In August, former Mount Isa triathlete Elle Goodall received the news she had been waiting on for three years – with a surprise twist.
Elle was not only selected to take in the Ironman World Championship at Kona, Hawaii next month but also be an ambassador for the race.
“I was selected as the Ironman Ambassador Athlete meaning I get race in my dream event, it's going to become a reality,” Goodall said.
The Ironman staff in Australia put Goodall’s name forward for the Ambassadorship without her knowledge.
The Kona triathlon is held on Saturday October 13 and is the ultimate endurance race which will test the body, mind and spirit of all 2000 athletes.
It consists of a gruelling 3.9km swim leg, 180km bike ride and a 42.2km run and as an Ambassador Goodall embodies this years mantra – Anything is possible.
It centres on dedication and courage something Elle Goodall has been passionate about for the last three years.
Each triathlon she competes in, inspires others and brings her one step closer to her dream of competing at the prestigious event in Hawaii.
“On the day I found out, I thought I was going to an interview at a bike shop in Brisbane to talk about my story,” she said.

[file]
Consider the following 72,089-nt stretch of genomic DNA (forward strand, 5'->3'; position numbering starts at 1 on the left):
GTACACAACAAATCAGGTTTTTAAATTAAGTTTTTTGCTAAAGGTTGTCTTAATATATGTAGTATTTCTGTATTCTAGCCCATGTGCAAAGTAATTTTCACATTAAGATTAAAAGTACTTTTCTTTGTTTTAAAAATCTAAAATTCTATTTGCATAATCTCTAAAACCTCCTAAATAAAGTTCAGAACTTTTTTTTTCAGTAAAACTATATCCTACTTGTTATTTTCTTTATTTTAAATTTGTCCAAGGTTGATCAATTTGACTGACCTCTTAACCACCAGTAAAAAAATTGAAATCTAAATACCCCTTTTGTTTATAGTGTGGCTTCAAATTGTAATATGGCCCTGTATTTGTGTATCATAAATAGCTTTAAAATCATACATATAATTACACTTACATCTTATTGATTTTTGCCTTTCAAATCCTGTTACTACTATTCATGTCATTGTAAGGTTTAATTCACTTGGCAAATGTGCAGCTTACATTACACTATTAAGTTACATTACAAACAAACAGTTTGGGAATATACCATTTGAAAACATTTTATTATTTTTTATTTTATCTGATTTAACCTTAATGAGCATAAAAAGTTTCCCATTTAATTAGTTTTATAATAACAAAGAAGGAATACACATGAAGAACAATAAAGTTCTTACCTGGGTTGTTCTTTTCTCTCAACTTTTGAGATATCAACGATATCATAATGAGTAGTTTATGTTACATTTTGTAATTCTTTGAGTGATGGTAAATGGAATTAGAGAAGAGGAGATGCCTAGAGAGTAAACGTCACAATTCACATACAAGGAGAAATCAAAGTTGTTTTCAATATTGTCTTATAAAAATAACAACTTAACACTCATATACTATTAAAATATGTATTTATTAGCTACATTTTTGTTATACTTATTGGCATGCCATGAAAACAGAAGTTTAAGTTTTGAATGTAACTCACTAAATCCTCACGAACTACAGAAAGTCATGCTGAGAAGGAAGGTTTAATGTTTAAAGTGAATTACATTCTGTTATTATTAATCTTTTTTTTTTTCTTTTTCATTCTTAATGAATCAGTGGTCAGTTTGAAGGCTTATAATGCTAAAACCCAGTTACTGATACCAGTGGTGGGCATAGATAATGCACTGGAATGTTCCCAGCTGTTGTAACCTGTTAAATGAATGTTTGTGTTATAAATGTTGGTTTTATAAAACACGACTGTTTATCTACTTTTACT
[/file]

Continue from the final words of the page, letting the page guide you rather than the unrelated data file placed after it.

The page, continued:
I ugly cried when he said that, it was an emotional moment.Elle Goodall
“The interview started out just like any other one and then the guy asked ‘What does Kona means to me?’.”
Goodall said the Kona race is a place where you can't just sign up, you have to be invited.
“It’s a dream, Kona to me means everything, if I could get there it would be a dream come true,” she said.
“He started to talk about how Ironman chose an Ambassador every year then told me I’d be going to Kona as the Athlete Ambassador.”
“I ugly cried when he said that, it was an emotional moment.”
Three years ago Goodall began a life-changing journey to transform herself from a ‘McDonalds addict’ weighing over 180kgs, to an elite athlete competing in one of the world's hardest triathlons.
She said surgery was a drastic but necessary decision, and not the quick fix many people assume.
“Weight loss surgery helped a little bit but triathlons and training have got me where I am today. It's been my saviour,” she said.
Goodall is going through intense training in the lead up to the event with her coach Emma Quinn from T:Zero multisports.
“I've been working with Em since my first half Ironman last year,” Goodall said.
“She pushes me hard, my times have improved and it's really great to see that improvement.
“It becomes your life – training and work – during the week I train up to four hours a day and on the weekends up to seven hours, but it will increase more coming closer to the race.”
The Ironman website airs a live feed during the race and each athlete wears a tracker.
“People can track me so in the last part of the day they can jump on and track me to watch me finish,” Goodall said.